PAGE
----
I am told that joggers in New Orleans often choose to run in the ruts of the streetcars, in between the tracks. The slow streetcars are avoidable, whereas the rolling cracks of the sidewalks are inevitable ankle-twisters. And it is not just the cracks that are distracting; the shotgun houses, with floor-to-ceiling shutters, are intricate like Polly Pockets. It is hard to watch one’s feet when the environs are so very eye-catching. The buildings reminded me of the Painted Ladies in San Francisco, but more French – Painted Mademoiselles, maybe. One storefront was dripping with gauzy, gaudy ribbon wrapped around its columns.
I feel the need to saunter in New Orleans, to say hello to passersby; the porches, perfect for lazing about, beckon you to come sit a while. New Orleans has so many of genteel outdoor spaces—with ceiling fans, sloping floorboards, verdant topiaries; like the homes, they are painted colorfully and well-manicured. Cats slink from these porches, sparing a little sideways look in your direction as you pass.
In one small store, I found several copies of the artful nudie mag, Momma Tried (a clever nod to Merle Haggard). The print magazine is playful eye candy. One review calls the magazine “non-heteronormative,” and the fanciful spreads indeed embrace all sorts of folks and all sorts of delights. I get the impression that New Orleans embraces the Mardi Gras-fueled aesthetic of drag, comfortable near-nudity and self-display in many contexts and times of the year. It is as if one could step out of Jem and the Holograms or some Victorian bodice-ripper, and saunter along with the rest of the city with ease.
Photographer Erik Bookhardt’s Geopsychic Wonders (1979) famously captures and pulls together imagery of New Orleans’ mystique. Writing about the phenomenon of Mardi Gras as both a political and cultural event, curator Claire Tancons shares this Bookhardt quote: “Carnival almost always is an innately anarchic and psychodramatic event … that enables everyone to visualize how things can be different and make them different, at least for a day, and that in itself is an inherently valuable, liberating, and potentially revolutionary practice.”
Big Freedia (a.k.a. Freddie Ross) is beloved in New Orleans, a hip hop artist famous for ordering people to dance, shake and bounce. To many, Big Freedia is a needed ambassador for self-expression in a town that clings to the relatively-traditional French and jazz roots that still soak the French Quarter. (His new album is aptly called Just Be Free.)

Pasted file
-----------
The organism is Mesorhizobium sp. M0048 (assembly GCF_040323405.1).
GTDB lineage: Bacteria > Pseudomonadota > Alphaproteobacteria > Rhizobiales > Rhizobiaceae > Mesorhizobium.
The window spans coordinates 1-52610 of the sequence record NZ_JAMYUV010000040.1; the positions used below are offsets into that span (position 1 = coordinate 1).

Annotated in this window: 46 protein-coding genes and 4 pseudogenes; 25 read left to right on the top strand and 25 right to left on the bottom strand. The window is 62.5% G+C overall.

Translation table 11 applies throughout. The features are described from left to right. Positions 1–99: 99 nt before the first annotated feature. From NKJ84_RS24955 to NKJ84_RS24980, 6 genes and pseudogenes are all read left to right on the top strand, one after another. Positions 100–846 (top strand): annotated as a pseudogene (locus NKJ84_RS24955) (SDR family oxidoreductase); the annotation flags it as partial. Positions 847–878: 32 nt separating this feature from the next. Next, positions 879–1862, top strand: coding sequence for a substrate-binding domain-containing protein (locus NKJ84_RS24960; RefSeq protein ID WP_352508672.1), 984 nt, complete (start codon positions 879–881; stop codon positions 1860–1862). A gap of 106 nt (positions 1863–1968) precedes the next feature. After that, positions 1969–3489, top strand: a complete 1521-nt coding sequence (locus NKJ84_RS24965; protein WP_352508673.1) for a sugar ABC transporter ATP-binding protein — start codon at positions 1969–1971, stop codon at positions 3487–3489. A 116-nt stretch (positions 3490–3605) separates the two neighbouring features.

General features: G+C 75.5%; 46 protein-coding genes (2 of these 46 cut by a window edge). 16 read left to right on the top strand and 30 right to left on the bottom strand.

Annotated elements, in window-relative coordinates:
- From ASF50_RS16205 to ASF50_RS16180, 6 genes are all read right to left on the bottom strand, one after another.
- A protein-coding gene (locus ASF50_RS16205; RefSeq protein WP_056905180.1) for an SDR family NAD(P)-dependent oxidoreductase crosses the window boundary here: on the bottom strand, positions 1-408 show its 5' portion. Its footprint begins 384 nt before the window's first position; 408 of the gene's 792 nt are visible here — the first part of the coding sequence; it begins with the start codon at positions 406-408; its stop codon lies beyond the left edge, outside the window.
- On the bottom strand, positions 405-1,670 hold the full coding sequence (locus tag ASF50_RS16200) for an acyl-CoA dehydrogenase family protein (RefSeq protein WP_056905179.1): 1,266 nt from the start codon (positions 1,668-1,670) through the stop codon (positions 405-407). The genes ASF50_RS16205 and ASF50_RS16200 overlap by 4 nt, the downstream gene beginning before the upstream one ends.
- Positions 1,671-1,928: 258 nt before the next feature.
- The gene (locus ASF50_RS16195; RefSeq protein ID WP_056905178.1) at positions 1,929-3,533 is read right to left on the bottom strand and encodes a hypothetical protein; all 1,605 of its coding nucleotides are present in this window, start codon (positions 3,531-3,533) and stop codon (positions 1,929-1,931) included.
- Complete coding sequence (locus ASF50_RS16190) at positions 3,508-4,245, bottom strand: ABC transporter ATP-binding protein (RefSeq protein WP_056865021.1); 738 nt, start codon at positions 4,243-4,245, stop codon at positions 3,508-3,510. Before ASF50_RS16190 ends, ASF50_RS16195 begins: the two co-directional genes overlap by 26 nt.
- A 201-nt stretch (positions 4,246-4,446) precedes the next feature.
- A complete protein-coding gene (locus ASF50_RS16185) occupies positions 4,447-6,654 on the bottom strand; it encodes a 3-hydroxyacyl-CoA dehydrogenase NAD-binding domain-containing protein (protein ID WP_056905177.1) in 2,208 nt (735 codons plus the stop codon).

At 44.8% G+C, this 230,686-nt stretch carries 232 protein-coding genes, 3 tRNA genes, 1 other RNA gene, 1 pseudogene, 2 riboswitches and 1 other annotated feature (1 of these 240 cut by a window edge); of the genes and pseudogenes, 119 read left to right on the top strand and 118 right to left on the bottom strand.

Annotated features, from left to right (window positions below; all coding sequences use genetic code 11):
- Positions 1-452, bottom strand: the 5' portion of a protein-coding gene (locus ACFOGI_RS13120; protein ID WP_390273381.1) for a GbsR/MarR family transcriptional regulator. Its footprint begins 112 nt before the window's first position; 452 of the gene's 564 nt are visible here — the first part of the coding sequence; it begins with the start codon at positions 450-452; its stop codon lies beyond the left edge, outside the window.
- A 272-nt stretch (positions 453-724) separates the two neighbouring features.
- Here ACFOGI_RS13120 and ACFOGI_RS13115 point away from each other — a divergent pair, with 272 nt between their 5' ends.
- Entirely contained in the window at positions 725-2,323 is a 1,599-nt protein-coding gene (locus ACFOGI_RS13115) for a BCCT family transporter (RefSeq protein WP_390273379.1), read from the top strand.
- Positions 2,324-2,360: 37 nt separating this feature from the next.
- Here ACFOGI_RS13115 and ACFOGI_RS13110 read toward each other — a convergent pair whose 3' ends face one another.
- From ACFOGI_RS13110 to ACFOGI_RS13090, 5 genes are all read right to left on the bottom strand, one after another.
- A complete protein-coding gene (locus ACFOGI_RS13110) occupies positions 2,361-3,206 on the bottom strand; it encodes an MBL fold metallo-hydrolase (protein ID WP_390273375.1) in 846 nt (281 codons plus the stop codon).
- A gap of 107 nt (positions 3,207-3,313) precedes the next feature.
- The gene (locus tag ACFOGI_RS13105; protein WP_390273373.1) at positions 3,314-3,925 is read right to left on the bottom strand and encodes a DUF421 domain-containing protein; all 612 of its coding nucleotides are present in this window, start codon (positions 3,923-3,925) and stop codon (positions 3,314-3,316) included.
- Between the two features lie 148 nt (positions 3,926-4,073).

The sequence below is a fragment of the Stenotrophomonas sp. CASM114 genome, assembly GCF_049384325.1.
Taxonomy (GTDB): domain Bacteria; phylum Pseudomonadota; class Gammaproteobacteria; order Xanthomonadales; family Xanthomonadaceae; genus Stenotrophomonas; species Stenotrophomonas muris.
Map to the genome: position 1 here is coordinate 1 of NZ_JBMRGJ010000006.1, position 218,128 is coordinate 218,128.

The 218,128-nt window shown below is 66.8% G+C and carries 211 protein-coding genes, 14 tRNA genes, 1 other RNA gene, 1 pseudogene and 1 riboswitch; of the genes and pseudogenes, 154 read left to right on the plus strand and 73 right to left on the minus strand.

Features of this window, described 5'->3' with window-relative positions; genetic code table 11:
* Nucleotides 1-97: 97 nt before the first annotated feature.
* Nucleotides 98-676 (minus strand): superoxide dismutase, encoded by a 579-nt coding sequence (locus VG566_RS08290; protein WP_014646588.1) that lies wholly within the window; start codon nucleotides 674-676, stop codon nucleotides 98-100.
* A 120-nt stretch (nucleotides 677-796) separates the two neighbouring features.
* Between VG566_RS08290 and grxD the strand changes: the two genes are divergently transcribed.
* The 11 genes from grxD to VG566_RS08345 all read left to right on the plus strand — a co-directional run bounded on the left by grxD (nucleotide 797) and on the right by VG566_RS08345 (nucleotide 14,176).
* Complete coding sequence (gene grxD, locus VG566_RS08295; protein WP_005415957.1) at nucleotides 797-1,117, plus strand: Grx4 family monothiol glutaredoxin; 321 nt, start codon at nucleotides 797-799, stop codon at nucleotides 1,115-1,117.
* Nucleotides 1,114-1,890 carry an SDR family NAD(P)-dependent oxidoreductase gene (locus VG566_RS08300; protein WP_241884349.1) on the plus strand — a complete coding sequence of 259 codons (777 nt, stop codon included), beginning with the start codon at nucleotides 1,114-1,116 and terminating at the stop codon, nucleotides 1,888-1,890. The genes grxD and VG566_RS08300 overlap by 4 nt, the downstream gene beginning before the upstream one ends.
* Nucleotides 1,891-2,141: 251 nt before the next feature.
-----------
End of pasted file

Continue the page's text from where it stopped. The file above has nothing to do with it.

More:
We happened upon an open mic in which we previewed Cirque du Gras, a humorous and heavily-tattooed New Orleans circus troupe styled somewhere between street performance, Vaudeville and burlesque. They described themselves as “apocalyptic,” and sang hedonistic songs about seizing the day and searching for love. We rounded out our evening with Walter Craft, a folk-singer-activist who came to New Orleans in the sixties to pursue a troubadour lifestyle.
I ate crawfish for the first time at an all-you-can-eat boil, grateful for for the vegetable sides (garlic, onion, celery). The thought of eating crawfish without such accompaniments was just too graphic. By the end, piles of crawfish were strewn everywhere on the lawn where we’d all gathered. It looked like a tiny army had rolled through, leaving piles of red body parts heaped up willy-nilly. It was a gory spectacle, but the mud bugs were delicious, nonetheless – spicy, peppery and soft.
In the dark of the evening, the air felt damp. A freshly-cut tree stump crawled with cockroaches and slugs, and the waxy-leafed tropical plants drooped over fence posts. The air seemed to buzz a little bit, hinting of full summer just around the corner.
We headed North from New Orleans in the evening. It felt like we were leaving some Venice of the bayou – the trees next to the highway were immersed in water, as if wading in a strange, submerged landscape. I noticed an enormous form on the side of the highway, light in color and long. As we drove past, the indistinct figure resolved into view: an overturned, dead alligator, and a big one at that. I had never before seen an alligator besides Claude, the albino gator at the California Academy of Sciences.
We had to keep driving.
California native Chloe Nelson is an art historian and musician moonlighting as a curator of Americana. She’ll be sending in photo-essays from time to time for a Road Songs series on the mnartists blog as she drives across the country, harmonizing and honky-tonking in country outfit Tanbark. She tweets @chloefnelson. All photos taken by the author.